Russia’s Military Spending to Increase Modestly in 2016
Image Credit: US Navy

Russia’s Military Spending to Increase Modestly in 2016

 
 

Russia’s defense budget will increase by a modest 0.8 percent in 2016, according to information obtained by TASS.

A budget report released by the Defense Committee of the State Duma states that 3.145 trillion rubles ($49 billion) will be allocated for national defense in fiscal year 2016, with a total of 2.233 trillion rubles ($34.8 billion) earmarked for the Russian Armed Forces.

If approved, the defense 2016 defense budget will increase by just 25.5 billion rubles ($400 million), around 0.8 percent, over 2015. It will be the first time since 2011 that Russia’s military expenditure has not increased dramatically.

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In 2015, Russia allocated 3.3 trillion rubles (US $52 billion) for defense. However, due to the deteriorating economic outlook, the defense budget had to be cut by five percent to around 3.1 trillion rubles. This nevertheless still constituted a 25.6 percent increase to 2014, according to IHS.

The 0.8 percent hike also appears to be in line with the Russian government’s three-year budget plan adopted in December 2014, which outlined a largely static 2015 defense budget, followed by a 4 percent increase in 2017.

Back in 2010, President Vladimir Putin launched a massive 20 trillion rubles  ($700 billion at the time) military modernization project aimed to replace 70 percent of Soviet-era military hardware by 2020, including 50 new warships for the navy, hundreds of new fighter jets and thousands of new vehicles for the ground forces.

The budget draft proposal obtained by TASS did not specify how much of the overall budget will be dedicated to the ongoing modernization programs of the Russian Armed Forces. However, in the past four years, around two-thirds of the total defense budget was dedicated to buying new military equipment. In 2015, around 2 trillion rubles were spent on military procurement.

“[I]n order to meet the targeted level of spending by 2020, further growth of over 10 percent a year in the level of funding for the annual State Defence Order (SDO) would be required from 2016 onwards,” according to IHS defense budget analyst Craig Caffrey.

The Russian military already announced that it would not reduce personnel in 2016. Money for military salaries, in fact, will increase by 40 billion ($640 million). According to The Moscow Times, funds for investment infrastructure “for special and military purposes” will be cut by 48.85 billion rubles ($775 million). Ongoing operations in Ukraine and Syria will also not likely be affected by the static defense budget. (Russia’s deployment to Syria is slated to end in January 2016.)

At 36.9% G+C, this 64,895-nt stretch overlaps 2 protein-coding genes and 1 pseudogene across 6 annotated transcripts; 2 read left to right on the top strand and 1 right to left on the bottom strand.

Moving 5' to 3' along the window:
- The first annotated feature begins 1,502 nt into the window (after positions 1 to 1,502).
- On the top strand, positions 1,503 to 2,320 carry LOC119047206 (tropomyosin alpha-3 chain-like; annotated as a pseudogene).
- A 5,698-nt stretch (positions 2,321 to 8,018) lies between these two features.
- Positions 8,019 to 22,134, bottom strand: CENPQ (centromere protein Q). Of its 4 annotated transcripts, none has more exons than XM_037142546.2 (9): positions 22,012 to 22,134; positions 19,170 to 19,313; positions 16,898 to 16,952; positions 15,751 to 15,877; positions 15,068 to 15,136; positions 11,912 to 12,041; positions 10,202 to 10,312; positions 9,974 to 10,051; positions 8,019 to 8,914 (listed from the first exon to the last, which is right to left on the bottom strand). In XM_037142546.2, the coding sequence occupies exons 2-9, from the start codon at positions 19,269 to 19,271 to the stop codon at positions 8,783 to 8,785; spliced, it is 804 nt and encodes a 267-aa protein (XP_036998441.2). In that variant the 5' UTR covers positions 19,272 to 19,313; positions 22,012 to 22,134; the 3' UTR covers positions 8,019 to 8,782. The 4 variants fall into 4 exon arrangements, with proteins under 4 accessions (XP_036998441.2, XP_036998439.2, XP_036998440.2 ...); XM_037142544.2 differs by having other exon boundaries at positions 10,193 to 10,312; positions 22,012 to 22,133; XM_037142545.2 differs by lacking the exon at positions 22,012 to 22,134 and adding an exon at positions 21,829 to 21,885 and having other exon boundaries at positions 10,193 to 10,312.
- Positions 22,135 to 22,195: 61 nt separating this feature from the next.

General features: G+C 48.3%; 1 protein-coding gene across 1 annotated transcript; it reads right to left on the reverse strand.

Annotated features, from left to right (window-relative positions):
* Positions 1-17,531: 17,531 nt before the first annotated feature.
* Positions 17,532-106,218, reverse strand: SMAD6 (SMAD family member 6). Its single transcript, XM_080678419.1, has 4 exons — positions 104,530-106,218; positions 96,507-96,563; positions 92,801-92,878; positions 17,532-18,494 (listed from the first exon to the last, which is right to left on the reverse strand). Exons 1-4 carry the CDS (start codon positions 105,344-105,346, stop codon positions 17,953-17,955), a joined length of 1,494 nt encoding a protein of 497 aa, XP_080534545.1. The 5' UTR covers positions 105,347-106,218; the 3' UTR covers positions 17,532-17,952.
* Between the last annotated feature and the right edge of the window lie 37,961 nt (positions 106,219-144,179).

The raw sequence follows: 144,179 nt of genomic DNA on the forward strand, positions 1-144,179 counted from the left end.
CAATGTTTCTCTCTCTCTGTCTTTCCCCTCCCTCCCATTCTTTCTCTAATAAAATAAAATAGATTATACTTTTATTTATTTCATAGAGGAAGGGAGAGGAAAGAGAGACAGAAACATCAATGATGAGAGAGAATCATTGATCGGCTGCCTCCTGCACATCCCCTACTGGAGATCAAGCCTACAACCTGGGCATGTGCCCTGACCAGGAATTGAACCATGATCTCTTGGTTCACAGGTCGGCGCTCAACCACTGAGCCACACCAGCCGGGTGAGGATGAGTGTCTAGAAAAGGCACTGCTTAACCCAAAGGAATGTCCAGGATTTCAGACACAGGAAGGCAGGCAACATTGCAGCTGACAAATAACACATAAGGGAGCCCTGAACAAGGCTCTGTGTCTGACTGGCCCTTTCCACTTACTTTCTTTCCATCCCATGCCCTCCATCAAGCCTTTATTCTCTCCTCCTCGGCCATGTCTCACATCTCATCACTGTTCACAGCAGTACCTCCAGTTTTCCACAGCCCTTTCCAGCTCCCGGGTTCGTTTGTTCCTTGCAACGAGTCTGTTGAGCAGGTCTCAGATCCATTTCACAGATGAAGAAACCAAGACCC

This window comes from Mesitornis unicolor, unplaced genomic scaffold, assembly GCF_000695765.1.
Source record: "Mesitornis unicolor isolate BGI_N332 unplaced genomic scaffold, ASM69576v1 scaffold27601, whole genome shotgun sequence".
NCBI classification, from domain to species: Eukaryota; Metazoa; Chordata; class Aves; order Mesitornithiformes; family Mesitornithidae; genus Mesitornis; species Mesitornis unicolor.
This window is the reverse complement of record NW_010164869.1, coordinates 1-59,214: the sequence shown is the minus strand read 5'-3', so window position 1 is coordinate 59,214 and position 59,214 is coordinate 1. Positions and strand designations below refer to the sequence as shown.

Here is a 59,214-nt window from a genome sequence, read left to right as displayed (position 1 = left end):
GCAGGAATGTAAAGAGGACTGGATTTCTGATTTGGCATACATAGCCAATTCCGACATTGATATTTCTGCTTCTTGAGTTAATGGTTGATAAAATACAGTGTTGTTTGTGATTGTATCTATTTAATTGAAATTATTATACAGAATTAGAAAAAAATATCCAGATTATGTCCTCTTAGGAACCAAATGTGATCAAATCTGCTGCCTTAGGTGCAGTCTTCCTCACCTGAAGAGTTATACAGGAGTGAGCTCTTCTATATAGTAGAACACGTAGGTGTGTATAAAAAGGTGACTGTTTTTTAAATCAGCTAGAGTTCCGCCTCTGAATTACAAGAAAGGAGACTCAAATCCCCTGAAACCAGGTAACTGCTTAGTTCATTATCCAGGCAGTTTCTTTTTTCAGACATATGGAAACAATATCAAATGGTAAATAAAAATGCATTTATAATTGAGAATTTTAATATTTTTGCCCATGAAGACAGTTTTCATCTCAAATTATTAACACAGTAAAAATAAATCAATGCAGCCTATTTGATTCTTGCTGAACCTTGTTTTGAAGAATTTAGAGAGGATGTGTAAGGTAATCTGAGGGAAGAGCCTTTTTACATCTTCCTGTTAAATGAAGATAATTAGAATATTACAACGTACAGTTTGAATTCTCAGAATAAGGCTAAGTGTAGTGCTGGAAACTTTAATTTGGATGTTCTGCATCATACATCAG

Despite of the grim economic outlook, Russian President Vladimir Putin is determined to press ahead with his ambitious modernization program (See: “Putin to Press on With Russia’s Military Modernization”), although he did admit in April that certain delays in the modernization program can be expected.

As I reported before, (See: “Is the ‘World’s Deadliest Tank’ Bankrupting Russia?”), Russia, in the long-run, cannot afford military expenditures as seen in 2014 and 2015:

The only way for Russia to currently finance its growing military expenditure is to tap into the country’s reserve fund – money the Kremlin put aside over the last few years when oil prices were high and meant to cushion the economy against shocks. With the help of the reserve fund – worth approximately six percent of the country’s total GDP – Russia could maintain a 3.7 percent [budget] deficit for less than two years(…).

In 2015, Russia’s GDP is projected to decrease by 4.6 percent, largely due to lower oil prices and Western sanctions. Given that Russia’s actual military expenditures in the first three months of 2015 exceeded nine percent of quarterly GDP (rather than the projected 4 to 5 percent), the day when Russia will have to admit that it cannot continue to afford the rapid modernization of its military’s equipment may sooner be upon us than expected.

Despite all of that, most analysts agree that modernization will continue albeit at a slower pace. “[W]hat we may see when the new 2016-2025 [modernization program] is released is that some funding is deferred and back-loaded into the 2020-2025 period,” said Craig Caffrey.

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